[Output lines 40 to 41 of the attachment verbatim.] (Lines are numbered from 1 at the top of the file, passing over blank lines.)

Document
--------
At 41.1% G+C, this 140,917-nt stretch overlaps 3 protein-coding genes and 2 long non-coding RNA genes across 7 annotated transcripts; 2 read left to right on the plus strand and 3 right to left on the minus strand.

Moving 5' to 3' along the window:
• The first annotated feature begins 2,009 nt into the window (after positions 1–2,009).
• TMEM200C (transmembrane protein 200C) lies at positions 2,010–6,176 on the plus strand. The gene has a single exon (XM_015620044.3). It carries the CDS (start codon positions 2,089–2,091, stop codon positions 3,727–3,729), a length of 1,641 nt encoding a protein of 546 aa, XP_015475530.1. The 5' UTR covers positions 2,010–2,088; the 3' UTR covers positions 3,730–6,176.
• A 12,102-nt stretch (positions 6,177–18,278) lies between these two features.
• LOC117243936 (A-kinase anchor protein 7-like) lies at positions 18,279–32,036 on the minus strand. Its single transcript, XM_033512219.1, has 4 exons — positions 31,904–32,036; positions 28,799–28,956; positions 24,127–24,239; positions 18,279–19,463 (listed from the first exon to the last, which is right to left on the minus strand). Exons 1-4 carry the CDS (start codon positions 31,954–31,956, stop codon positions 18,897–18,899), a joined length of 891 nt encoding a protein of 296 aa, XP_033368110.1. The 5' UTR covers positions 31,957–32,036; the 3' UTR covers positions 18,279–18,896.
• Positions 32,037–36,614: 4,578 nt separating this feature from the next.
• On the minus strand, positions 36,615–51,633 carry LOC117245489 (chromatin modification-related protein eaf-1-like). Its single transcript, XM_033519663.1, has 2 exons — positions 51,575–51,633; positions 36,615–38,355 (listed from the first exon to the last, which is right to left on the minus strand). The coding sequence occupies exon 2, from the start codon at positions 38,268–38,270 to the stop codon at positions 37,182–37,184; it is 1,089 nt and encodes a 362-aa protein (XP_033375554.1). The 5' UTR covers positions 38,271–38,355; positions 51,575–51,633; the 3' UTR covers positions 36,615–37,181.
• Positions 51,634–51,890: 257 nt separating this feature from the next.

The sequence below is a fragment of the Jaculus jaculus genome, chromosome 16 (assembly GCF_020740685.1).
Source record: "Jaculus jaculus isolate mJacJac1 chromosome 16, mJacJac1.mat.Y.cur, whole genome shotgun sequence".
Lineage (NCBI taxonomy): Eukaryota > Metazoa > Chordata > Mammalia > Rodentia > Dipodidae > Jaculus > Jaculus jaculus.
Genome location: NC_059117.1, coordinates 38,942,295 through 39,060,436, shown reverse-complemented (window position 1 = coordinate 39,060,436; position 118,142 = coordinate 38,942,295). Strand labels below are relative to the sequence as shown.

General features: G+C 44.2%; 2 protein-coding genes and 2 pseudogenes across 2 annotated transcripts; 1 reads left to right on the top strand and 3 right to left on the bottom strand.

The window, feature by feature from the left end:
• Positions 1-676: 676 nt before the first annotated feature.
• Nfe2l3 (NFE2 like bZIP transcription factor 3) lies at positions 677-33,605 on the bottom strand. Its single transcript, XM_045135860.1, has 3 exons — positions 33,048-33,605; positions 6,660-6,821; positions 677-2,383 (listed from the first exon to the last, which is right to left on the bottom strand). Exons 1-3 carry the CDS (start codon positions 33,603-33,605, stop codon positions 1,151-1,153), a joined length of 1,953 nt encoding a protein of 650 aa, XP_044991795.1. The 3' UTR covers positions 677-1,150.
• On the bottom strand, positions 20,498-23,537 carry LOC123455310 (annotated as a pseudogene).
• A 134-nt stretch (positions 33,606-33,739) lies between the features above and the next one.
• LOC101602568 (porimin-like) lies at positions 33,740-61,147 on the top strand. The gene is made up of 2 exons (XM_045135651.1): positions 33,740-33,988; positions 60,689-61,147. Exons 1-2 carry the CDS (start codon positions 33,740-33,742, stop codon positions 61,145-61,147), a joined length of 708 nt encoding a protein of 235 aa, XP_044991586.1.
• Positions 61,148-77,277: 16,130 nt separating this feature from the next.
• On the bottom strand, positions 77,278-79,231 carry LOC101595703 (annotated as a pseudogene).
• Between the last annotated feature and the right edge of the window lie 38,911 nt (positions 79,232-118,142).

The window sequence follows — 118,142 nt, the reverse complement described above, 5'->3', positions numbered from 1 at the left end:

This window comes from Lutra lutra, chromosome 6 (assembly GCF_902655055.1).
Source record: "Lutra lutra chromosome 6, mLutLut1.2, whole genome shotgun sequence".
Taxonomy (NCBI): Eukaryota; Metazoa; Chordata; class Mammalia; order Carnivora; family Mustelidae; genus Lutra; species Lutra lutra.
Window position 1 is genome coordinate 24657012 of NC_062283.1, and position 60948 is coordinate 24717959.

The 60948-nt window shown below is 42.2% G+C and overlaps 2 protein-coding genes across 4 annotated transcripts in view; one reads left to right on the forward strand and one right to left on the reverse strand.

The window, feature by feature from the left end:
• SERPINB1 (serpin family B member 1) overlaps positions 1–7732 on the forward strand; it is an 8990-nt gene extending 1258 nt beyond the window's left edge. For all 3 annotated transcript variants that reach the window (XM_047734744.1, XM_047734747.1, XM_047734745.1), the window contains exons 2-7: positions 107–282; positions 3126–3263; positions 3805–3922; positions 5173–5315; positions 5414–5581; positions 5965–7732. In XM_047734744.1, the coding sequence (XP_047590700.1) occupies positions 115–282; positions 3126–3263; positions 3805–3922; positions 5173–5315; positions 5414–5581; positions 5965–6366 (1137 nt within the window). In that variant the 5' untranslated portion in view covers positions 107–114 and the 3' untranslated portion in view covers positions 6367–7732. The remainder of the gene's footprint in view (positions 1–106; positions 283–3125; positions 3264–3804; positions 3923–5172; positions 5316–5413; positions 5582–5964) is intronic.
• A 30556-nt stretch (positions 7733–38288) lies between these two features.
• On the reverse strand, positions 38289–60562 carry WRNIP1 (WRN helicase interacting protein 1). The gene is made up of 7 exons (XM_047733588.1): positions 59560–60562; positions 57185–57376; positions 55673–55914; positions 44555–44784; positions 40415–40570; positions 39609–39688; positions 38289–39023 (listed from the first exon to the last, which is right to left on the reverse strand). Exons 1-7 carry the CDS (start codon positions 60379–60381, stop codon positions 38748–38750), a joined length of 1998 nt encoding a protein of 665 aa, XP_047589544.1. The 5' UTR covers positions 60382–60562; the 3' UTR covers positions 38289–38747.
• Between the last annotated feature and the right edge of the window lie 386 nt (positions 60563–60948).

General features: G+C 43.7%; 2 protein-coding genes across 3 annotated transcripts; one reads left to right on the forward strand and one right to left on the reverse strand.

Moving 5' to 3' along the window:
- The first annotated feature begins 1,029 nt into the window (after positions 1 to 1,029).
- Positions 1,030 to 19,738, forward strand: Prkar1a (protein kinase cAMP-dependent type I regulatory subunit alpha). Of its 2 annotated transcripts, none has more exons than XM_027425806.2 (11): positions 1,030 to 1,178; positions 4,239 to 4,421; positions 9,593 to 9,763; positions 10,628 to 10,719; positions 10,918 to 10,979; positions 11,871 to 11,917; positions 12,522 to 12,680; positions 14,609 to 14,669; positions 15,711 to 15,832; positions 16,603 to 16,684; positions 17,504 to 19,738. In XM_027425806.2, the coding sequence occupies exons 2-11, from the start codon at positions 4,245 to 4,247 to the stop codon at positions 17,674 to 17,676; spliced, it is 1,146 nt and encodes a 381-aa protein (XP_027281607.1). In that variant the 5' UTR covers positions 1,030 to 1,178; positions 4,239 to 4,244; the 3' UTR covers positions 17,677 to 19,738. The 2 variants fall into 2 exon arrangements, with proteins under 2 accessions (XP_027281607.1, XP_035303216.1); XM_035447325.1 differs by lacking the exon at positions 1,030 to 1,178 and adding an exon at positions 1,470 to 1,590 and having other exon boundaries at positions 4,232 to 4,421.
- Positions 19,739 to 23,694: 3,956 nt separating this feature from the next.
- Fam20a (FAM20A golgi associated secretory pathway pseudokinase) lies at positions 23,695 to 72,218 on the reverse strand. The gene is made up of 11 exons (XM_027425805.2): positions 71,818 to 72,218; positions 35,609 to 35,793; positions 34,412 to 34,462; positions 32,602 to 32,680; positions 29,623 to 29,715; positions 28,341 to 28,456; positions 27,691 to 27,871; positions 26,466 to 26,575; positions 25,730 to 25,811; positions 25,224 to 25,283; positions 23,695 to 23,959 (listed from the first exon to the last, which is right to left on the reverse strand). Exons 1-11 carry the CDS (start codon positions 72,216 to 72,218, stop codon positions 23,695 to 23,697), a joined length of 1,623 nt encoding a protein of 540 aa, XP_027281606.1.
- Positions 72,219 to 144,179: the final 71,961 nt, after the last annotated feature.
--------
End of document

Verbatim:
- Fam20a (FAM20A golgi associated secretory pathway pseudokinase) lies at positions 23,695 to 72,218 on the reverse strand. The gene is made up of 11 exons (XM_027425805.2): positions 71,818 to 72,218; positions 35,609 to 35,793; positions 34,412 to 34,462; positions 32,602 to 32,680; positions 29,623 to 29,715; positions 28,341 to 28,456; positions 27,691 to 27,871; positions 26,466 to 26,575; positions 25,730 to 25,811; positions 25,224 to 25,283; positions 23,695 to 23,959 (listed from the first exon to the last, which is right to left on the reverse strand). Exons 1-11 carry the CDS (start codon positions 72,216 to 72,218, stop codon positions 23,695 to 23,697), a joined length of 1,623 nt encoding a protein of 540 aa, XP_027281606.1.
- Positions 72,219 to 144,179: the final 71,961 nt, after the last annotated feature.